Everyday Hero: Karen Fallon

Alden-Hebron kindergarten teacher goes extra mile for needy students

Alden-Hebron Elementary School kindergarten teacher Karen Fallon celebrates with a student as she performs a math quiz.
Alden-Hebron Elementary School kindergarten teacher Karen Fallon celebrates with a student as she performs a math quiz.

If a student in Karen Fallon’s kindergarten class at Alden-Hebron Elementary School has shoes that are falling apart or a tattered coat that doesn’t keep out the winter cold, it’s a temporary problem.

Fallon, who has taught at the school since 2002, often pays out of her own pocket to make sure needy students have basic needs. It’s a philosophy she learned from her father at an early age, and it’s one of several reasons, including what her nominator calls Fallon’s outstanding teaching skills, and her very journey to become a teacher, why the Northwest Herald selected Fallon’s nomination as an Everyday Hero.

“I don’t know how it got started, but when you see somebody who needs something, and you’re in a position to help, that’s what you do,” Fallon said.

The generosity of the mother of three grown boys goes beyond clothes and shoes. One day, when students had to discuss their wishes – the letter of the day that particular day was “W” – a little girl from a low-income family said she wanted, more than anything, to have a bicycle. Fallon and another teacher split the cost and bought her one.

Generosity is a lesson Fallon learned from an early age growing up in Wonder Lake. Her father, self-employed plumber Ralph Gunderson, often would do work at a significant discount or free of charge for the poor or widowed. He would face lectures from Fallon’s mother – after all, free work doesn’t help pay their bills – but he answered that it was the right thing to do.

Fallon’s path did not include teaching until later in life. Growing up a block away from Harrison Elementary School, she always had dreams about becoming a teacher. But upon her 1976 graduation from McHenry West High School, her parents talked her out of it because, they said, there were no teaching jobs to be had and they didn’t pay anything.

Fallon started working at the McDonald’s in Woodstock, where she rose to the rank of manager, and where she met her husband. While she loved her job and the people she worked with, she decided after 20 years – and after being “dragged” to a McHenry County College counselor by her sister – to go back to school.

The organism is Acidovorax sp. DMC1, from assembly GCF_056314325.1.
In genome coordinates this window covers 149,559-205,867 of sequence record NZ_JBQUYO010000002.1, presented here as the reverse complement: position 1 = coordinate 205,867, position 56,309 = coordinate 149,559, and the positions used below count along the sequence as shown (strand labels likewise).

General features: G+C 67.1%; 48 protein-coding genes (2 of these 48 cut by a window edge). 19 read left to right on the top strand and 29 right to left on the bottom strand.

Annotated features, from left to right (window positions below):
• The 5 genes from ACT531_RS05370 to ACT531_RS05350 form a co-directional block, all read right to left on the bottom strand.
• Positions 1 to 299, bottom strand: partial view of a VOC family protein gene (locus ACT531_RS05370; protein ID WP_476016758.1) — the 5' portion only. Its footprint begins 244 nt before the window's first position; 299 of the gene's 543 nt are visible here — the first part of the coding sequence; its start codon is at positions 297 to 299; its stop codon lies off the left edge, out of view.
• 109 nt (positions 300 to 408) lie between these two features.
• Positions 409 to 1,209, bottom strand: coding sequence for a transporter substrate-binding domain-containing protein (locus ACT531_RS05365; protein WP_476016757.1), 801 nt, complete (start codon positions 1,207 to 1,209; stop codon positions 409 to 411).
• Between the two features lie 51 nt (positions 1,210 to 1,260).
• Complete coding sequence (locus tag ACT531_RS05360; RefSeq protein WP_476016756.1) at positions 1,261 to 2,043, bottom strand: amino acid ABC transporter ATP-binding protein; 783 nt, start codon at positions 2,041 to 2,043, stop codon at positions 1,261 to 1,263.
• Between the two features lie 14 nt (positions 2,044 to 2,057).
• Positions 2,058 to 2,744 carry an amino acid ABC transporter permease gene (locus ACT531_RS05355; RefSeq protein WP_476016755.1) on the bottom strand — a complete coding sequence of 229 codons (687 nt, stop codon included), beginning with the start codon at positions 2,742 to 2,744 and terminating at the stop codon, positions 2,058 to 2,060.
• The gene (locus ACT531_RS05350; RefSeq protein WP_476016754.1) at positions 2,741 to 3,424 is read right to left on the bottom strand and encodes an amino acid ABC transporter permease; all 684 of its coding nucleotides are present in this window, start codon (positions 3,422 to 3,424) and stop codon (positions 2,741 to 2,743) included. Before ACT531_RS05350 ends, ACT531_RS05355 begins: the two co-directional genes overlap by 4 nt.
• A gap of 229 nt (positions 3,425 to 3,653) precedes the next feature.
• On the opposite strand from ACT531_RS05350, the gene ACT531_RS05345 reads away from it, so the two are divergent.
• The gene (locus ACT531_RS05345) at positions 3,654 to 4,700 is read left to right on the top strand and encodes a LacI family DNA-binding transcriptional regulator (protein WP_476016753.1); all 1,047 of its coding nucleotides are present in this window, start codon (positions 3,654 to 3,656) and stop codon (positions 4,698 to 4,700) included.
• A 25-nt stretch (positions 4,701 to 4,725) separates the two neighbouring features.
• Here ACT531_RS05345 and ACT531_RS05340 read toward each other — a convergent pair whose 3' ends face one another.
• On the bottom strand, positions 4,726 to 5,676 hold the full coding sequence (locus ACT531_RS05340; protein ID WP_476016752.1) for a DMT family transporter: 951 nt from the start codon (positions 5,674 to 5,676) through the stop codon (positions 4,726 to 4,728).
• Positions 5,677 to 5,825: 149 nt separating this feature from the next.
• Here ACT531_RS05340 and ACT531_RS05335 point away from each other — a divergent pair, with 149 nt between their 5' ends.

“Finally, it was time to fulfill my dream,” Fallon said.

She went to MCC full-time while still managing the restaurant and raising three sons, and graduated with her degree from Rockford College in 2002. Fortunately for Fallon, she was not the only McDonald’s employee with a desire to get into education.

One of her workers, and who became a good friend, was Debbie Ehlenburg, who became a teacher and then principal of Alden-Hebron Elementary School. She told Fallon about a vacancy that had just opened for a kindergarten teacher, and the rest is history. Ehlenburg since has become Alden-Hebron District 19’s superintendent.

The choice of hiring Fallon was a good one for the school and its students, said Principal Kim Qualls, who nominated Fallon for the Everyday Hero award.

Qualls in her written nomination called Fallon an “extremely dynamic” teacher whose enthusiasm has earned the respect of her students, parents and peers. Almost as an afterthought, she mentioned Fallon’s willingness to spend her own money on needy students, and called her “one of the most compassionate teachers I have ever encountered.”

“She teaches kindergarten – that’s hard, and she’s all about providing an atmosphere that is conducive to learning. Whatever gets in the way, she tries to fix, and with our demographics, a lot of that is socioeconomic,” Qualls said.

More than 40 percent of the school’s 241 students last year were from low-income households, according to its 2014 Illinois School Report Card.

Fallon was humble about the honor.

She would much rather talk about the good feelings that come when parents and former students stop by to show their appreciation for their education or Fallon’s clandestine acts of kindness, such as a little girl for whom Fallon bought a large number of clothes because she often wore the same thing to school.

“She came back years later to thank us. That was so special,” Fallon said.

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